Find Your Perfect Policy: 866-843-5386

Last updated: November 22, 2022

The Craziest Car Insurance Claims

Note to self: Beware of turkey vultures.

Twitter brand
Facebook brand
Linkedin brand
Reddit brand
Envelop icon

Most car insurance claims are pretty banal: hail damage, a rear-end, or a total loss in the most extreme cases. But when people submit fake car insurance claims to get paid, that’s where things start to get interesting. And some real claims are too bizarre to make up! We asked major auto insurance companies about the weirdest insurance claims they’ve received, and the results were downright hilarious. Enjoy these crazy insurance stories!

Let the Rain Fall Down

When one Mercury Insurance policyholder tried to fake water damage, Pete Galassi, a special investigations unit manager, was skeptical. He decided to investigate. Galassi told us:

“A Mercury policyholder claimed she was driving during a heavy rainstorm when her windows and sunroof suddenly opened. Making the situation even worse, her car then stalled and she was unable to restart it, resulting in a flooded interior.

However, the first problem, and one of many inconsistencies uncovered in her claim, is that rainfall amounts for the date of her alleged loss were minimal. The investigator who examined the 2011 BMW 550i noted [that] although the carpet was soaked and there was pooled water on the floor, there was no swampy smell or evidence of debris in the car due to supposed heavy rain. Additionally, BMW had not issued any recalls for electrical malfunctions of windows or sunroofs.

The vehicle successfully started when the key was turned in the ignition, and the investigator was able to open and close the windows and sunroof numerous times without incident. Forensics determined the insured’s car had been filled with tap water, not rainwater. The insured had stated her BMW was worth $46,000, but the bill of sale showed it was actually purchased for $29,000.

And the final nail in the coffin? The insured’s boyfriend’s mother had filed a similar claim the previous year due to damage from snow. Needless to say, the insured’s claim was denied.”

Flood damage is a real thing, part of comprehensive coverage if you choose to carry it, but it has to be real, of course, in order to get a reimbursement.


No state requires comprehensive coverage, but if you choose to buy it, it’ll cover damages from noncollision accidents like natural disasters, inclement weather, theft, and vandalism.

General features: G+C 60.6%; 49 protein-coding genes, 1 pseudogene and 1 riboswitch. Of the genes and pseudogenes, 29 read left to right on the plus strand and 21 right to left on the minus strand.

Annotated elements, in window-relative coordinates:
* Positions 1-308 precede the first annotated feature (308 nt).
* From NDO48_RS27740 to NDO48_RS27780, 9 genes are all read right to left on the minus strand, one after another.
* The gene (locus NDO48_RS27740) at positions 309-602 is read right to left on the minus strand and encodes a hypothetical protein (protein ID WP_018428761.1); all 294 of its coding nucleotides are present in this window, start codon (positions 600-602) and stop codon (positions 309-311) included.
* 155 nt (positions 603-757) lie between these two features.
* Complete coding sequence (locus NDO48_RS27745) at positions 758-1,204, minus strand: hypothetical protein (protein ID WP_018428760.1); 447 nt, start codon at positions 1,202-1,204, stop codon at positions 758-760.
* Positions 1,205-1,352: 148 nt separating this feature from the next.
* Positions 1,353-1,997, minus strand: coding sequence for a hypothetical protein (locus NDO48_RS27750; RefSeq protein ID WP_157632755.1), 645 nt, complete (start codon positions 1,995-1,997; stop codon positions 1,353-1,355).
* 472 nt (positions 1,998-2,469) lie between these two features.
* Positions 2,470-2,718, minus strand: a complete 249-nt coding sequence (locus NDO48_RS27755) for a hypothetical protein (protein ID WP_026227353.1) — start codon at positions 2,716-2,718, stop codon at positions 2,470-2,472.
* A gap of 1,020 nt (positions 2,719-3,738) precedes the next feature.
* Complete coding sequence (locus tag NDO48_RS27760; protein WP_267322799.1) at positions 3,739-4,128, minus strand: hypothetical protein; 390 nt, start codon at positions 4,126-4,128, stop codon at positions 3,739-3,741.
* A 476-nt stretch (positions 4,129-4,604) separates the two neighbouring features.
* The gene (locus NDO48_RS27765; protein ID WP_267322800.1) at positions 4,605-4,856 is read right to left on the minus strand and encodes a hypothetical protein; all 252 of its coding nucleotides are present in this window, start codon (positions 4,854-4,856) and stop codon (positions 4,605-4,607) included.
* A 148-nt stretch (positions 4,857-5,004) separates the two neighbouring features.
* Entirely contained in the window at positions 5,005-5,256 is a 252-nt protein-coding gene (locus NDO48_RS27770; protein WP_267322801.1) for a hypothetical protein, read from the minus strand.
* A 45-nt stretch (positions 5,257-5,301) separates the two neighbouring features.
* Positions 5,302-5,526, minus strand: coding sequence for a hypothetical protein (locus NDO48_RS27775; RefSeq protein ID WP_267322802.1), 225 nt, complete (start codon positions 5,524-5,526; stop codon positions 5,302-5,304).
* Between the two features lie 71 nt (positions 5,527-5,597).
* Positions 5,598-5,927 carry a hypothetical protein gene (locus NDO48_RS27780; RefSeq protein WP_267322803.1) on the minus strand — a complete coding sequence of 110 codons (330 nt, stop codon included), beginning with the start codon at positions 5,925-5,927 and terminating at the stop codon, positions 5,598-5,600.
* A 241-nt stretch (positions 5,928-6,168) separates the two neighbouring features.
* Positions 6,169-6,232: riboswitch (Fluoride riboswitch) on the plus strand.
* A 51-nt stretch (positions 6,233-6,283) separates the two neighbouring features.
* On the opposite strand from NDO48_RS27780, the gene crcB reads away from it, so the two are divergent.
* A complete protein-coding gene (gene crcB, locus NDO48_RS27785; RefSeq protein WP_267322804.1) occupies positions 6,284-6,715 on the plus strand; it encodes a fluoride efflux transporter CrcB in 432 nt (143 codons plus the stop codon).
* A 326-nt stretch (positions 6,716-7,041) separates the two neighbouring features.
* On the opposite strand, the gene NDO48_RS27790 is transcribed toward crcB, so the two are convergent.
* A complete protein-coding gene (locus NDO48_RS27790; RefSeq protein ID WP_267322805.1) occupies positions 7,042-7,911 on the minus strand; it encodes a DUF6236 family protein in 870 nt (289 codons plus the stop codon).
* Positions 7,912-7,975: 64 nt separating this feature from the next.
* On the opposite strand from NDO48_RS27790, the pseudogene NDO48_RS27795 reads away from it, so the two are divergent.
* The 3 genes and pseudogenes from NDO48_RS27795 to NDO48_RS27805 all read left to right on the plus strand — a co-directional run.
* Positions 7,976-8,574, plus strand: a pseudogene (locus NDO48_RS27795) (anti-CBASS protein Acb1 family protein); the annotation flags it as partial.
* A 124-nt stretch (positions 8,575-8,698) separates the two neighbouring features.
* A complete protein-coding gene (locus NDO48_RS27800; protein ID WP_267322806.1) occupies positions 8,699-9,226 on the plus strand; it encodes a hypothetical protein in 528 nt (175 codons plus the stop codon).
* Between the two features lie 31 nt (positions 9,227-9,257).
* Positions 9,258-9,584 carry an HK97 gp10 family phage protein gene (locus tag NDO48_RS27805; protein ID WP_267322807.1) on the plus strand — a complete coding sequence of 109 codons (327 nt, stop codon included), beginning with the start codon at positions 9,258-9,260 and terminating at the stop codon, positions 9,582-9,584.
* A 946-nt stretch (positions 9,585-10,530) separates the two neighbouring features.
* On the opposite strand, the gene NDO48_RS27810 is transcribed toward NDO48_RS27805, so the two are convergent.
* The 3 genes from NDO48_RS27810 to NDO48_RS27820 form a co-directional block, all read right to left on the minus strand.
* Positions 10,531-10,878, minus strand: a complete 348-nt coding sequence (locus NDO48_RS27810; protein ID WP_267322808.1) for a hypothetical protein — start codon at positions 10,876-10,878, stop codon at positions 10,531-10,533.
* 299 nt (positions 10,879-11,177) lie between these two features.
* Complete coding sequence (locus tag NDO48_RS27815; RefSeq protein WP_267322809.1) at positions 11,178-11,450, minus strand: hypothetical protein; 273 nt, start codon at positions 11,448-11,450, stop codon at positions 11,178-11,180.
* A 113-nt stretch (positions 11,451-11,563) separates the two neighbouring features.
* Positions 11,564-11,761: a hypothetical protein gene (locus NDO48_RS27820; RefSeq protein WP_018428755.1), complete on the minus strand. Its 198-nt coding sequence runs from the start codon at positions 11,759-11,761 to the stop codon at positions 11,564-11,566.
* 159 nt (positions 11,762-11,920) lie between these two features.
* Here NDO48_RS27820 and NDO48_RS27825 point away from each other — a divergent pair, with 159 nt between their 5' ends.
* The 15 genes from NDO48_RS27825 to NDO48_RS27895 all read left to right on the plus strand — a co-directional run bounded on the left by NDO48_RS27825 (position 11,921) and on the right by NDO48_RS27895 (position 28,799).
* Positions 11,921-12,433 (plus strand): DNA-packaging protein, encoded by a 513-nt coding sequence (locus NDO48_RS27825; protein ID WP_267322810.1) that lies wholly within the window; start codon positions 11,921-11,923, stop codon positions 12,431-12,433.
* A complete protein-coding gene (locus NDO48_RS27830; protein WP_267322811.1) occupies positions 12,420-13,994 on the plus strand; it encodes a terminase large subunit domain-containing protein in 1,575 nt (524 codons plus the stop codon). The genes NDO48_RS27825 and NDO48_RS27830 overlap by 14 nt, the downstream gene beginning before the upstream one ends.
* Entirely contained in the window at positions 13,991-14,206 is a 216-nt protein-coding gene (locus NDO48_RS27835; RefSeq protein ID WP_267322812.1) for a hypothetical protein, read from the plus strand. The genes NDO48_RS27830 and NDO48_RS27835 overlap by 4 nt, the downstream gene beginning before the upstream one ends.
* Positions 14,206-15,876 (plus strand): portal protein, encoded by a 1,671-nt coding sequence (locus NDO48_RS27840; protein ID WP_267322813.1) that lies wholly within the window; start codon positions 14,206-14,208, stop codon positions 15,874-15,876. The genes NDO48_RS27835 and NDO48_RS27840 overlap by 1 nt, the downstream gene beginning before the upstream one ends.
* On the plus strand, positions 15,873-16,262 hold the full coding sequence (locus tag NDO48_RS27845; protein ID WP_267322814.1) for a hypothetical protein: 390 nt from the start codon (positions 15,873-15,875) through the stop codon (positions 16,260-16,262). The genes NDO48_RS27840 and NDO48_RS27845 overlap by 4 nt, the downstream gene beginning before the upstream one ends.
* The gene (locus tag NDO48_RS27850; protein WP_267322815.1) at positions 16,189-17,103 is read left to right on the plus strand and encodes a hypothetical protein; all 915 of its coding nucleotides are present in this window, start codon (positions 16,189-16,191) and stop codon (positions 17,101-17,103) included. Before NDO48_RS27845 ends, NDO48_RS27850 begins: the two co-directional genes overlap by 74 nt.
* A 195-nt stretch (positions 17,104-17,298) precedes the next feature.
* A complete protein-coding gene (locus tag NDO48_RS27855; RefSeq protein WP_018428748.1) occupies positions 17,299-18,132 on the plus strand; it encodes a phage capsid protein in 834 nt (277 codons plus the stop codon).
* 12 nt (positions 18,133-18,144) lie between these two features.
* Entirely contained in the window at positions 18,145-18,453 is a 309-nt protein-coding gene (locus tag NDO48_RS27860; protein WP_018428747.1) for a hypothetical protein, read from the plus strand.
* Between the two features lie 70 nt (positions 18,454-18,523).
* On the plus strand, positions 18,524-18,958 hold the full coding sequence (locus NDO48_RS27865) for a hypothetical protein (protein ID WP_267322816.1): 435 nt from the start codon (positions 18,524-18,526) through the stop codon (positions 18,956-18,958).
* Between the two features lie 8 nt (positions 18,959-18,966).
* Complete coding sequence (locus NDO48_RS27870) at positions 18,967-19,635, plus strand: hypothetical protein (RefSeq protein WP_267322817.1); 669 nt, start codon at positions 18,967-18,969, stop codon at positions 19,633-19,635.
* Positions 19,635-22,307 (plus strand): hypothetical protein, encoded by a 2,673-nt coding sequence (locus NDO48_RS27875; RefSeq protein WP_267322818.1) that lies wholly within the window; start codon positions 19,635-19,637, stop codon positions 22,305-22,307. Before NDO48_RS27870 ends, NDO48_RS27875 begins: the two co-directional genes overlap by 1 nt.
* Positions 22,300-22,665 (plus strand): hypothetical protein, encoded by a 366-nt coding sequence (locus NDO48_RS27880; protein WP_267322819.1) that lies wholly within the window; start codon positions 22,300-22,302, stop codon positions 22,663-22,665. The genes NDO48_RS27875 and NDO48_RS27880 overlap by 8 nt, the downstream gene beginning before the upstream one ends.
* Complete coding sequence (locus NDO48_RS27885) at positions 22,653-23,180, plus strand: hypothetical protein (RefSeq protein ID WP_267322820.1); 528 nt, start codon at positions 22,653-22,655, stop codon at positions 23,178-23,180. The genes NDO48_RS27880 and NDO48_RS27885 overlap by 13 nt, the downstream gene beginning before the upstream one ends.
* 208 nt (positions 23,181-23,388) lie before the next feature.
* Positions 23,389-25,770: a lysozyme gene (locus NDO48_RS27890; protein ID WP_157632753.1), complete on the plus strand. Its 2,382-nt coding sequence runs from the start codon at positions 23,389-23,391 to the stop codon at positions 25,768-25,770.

Fake Rear-End

Galassi recalled another memorable incident, a property damage liability claim that felt anything but believable. He shared:

“In another circumstance, a Mercury policyholder was stopped at an intersection in front of a repair van when, suddenly, the two vehicles collided. Police were called to the scene to gather statements for what appeared to be a rear-end collision. The insured driver and passenger claimed the van driver had rear-ended them and both were allegedly injured.

However, the van driver adamantly denied this assertion, leading the investigating officer to seek surveillance video of the incident. A nearby gas station captured it all on tape, much to the insured’s dismay. The footage showed that, instead of proceeding through the intersection as expected, she threw her vehicle into reverse, slamming into the front of the van.

The insured driver and her passenger were subsequently charged with insurance fraud and conspiracy. The driver was also charged with assault with a deadly weapon – her car. The claim was obviously denied.”

Angry Birds

When behind the wheel, you have to worry about road rage, distracted drivers, and … birds? Caroline Morganelli, a spokesperson for Plymouth Rock Assurance, told us about the latest road hazard you should be aware of:

“A few years ago, one of our insureds parked their car in a New Jersey mall parking lot only to return later to find their car being ‘attacked’ by turkey vultures. When the real-life Angry Birds finally flew away, the vehicle was covered in deep scratches and small dents.

While surprised, the insured had the wherewithal to whip out their camera and actually took pictures of the vultures attacking their car. Thanks to their quick thinking, we had photographic evidence of the vulture vandalism and covered the claim without question.”

Caught on Tape

If you total your car, new car replacement coverage will cover the cost of buying a new car. However, first, you must meet the total loss threshold, which differs by state1. One Plymouth Rock policyholder tried to take advantage of this insurance coverage, according to Morganelli. She explained:

“We’ve had people do some crazy things to try to ‘total’ their vehicle. A few years back, someone reported their car stolen. A short time later, it was recovered with significant damage.

Upon our investigation, we soon learned that the car owner had actually driven his vehicle to a vacant parking lot, and then had a friend come over and ram a large van into his car. Afterward, the insured jumped into the large van and two individuals drove off together.

How did we figure this all out? The vacant parking lot had a security camera. It was all caught on tape!”


The total loss threshold is the value of the damage versus the value of the car. So, for example, if the total loss threshold is 70 percent, the damages must be worth 70 percent or more for the vehicle to be declared a total loss.


Insurance fraud is shockingly common, affecting about 10 percent of all property and casualty insurance losses. However, its true cost is paid by the rest of the U.S. consumers, who face higher insurance costs to mitigate these losses, to the tune of more than $308 billion2.

Moral of the story? When it comes to auto insurance claims, honesty is by far the best policy.


  1. Total Loss Threshold by State. Appraisal Engine. (2022)

  2. Fraud Stats. Coalition Against Insurance Fraud. (2022)